Diphtheria toxin can also have systemic effects, such as damage to the heart, nerves, and kidneys, which can be life-threatening if left untreated. Fortunately, diphtheria is preventable through vaccination with the diphtheria, tetanus, and pertussis (DTaP or Tdap) vaccine.

Brevibacterium is a genus of Gram-positive, rod-shaped bacteria that are commonly found in nature, particularly in soil, water, and various types of decaying organic matter. Some species of Brevibacterium can also be found on the skin of animals and humans, where they play a role in the production of body odor.

Brevibacterium species are known for their ability to produce a variety of enzymes that allow them to break down complex organic compounds into simpler molecules. This makes them useful in a number of industrial applications, such as the production of cheese and other fermented foods, as well as in the bioremediation of contaminated environments.

In medical contexts, Brevibacterium species are rarely associated with human disease. However, there have been occasional reports of infections caused by these bacteria, particularly in individuals with weakened immune systems or who have undergone surgical procedures. These infections can include bacteremia (bloodstream infections), endocarditis (inflammation of the heart valves), and soft tissue infections. Treatment typically involves the use of antibiotics that are effective against Gram-positive bacteria, such as vancomycin or teicoplanin.

Mycolic acids are complex, long-chain fatty acids that are a major component of the cell wall in mycobacteria, including the bacteria responsible for tuberculosis and leprosy. These acids contribute to the impermeability and resistance to chemical agents of the mycobacterial cell wall, making these organisms difficult to eradicate. Mycolic acids are unique to mycobacteria and some related actinomycetes, and their analysis can be useful in the identification and classification of these bacteria.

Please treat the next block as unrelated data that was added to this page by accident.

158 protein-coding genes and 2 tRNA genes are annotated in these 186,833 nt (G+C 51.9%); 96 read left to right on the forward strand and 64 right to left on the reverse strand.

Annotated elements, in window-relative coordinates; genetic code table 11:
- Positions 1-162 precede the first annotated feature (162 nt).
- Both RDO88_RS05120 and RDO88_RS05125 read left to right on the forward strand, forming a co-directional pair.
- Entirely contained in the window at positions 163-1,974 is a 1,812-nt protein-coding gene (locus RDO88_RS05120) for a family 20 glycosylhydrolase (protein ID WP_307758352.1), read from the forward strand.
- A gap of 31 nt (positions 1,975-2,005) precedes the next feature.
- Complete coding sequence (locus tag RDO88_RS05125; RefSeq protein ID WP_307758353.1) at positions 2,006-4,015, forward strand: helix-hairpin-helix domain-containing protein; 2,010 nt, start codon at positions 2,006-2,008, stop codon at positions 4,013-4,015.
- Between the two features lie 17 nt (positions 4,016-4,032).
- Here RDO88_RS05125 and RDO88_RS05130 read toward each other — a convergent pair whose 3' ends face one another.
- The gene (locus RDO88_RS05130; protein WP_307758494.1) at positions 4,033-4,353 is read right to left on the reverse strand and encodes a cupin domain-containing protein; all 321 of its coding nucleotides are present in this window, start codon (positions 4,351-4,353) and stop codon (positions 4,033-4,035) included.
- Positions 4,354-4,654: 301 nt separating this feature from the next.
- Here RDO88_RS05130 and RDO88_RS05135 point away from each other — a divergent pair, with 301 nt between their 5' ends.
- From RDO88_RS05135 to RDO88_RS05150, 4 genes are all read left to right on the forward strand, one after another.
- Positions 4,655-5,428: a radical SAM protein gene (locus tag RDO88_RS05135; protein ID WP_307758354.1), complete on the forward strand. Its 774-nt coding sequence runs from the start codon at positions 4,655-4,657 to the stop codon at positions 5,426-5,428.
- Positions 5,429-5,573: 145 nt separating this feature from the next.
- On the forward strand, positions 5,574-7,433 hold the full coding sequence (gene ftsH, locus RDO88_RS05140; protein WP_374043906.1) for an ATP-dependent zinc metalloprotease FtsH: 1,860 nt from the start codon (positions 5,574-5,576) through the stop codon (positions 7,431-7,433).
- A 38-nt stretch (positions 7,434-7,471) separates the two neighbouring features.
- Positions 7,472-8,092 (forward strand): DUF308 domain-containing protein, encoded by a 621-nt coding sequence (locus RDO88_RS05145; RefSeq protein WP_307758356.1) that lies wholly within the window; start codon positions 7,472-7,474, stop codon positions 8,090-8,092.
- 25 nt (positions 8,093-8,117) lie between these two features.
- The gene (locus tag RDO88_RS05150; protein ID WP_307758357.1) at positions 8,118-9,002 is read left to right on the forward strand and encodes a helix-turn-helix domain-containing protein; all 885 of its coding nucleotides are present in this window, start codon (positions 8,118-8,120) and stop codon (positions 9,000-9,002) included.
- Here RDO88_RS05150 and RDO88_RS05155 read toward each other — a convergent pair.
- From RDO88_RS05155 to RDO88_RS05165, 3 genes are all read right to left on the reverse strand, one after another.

Bacterial DNA refers to the genetic material found in bacteria. It is composed of a double-stranded helix containing four nucleotide bases - adenine (A), thymine (T), guanine (G), and cytosine (C) - that are linked together by phosphodiester bonds. The sequence of these bases in the DNA molecule carries the genetic information necessary for the growth, development, and reproduction of bacteria.

Bacterial DNA is circular in most bacterial species, although some have linear chromosomes. In addition to the main chromosome, many bacteria also contain small circular pieces of DNA called plasmids that can carry additional genes and provide resistance to antibiotics or other environmental stressors.

Unlike eukaryotic cells, which have their DNA enclosed within a nucleus, bacterial DNA is present in the cytoplasm of the cell, where it is in direct contact with the cell's metabolic machinery. This allows for rapid gene expression and regulation in response to changing environmental conditions.

Bacterial proteins are a type of protein that are produced by bacteria as part of their structural or functional components. These proteins can be involved in various cellular processes, such as metabolism, DNA replication, transcription, and translation. They can also play a role in bacterial pathogenesis, helping the bacteria to evade the host's immune system, acquire nutrients, and multiply within the host.

Bacterial proteins can be classified into different categories based on their function, such as:

1. Enzymes: Proteins that catalyze chemical reactions in the bacterial cell.
2. Structural proteins: Proteins that provide structural support and maintain the shape of the bacterial cell.
3. Signaling proteins: Proteins that help bacteria to communicate with each other and coordinate their behavior.
4. Transport proteins: Proteins that facilitate the movement of molecules across the bacterial cell membrane.
5. Toxins: Proteins that are produced by pathogenic bacteria to damage host cells and promote infection.
6. Surface proteins: Proteins that are located on the surface of the bacterial cell and interact with the environment or host cells.

Understanding the structure and function of bacterial proteins is important for developing new antibiotics, vaccines, and other therapeutic strategies to combat bacterial infections.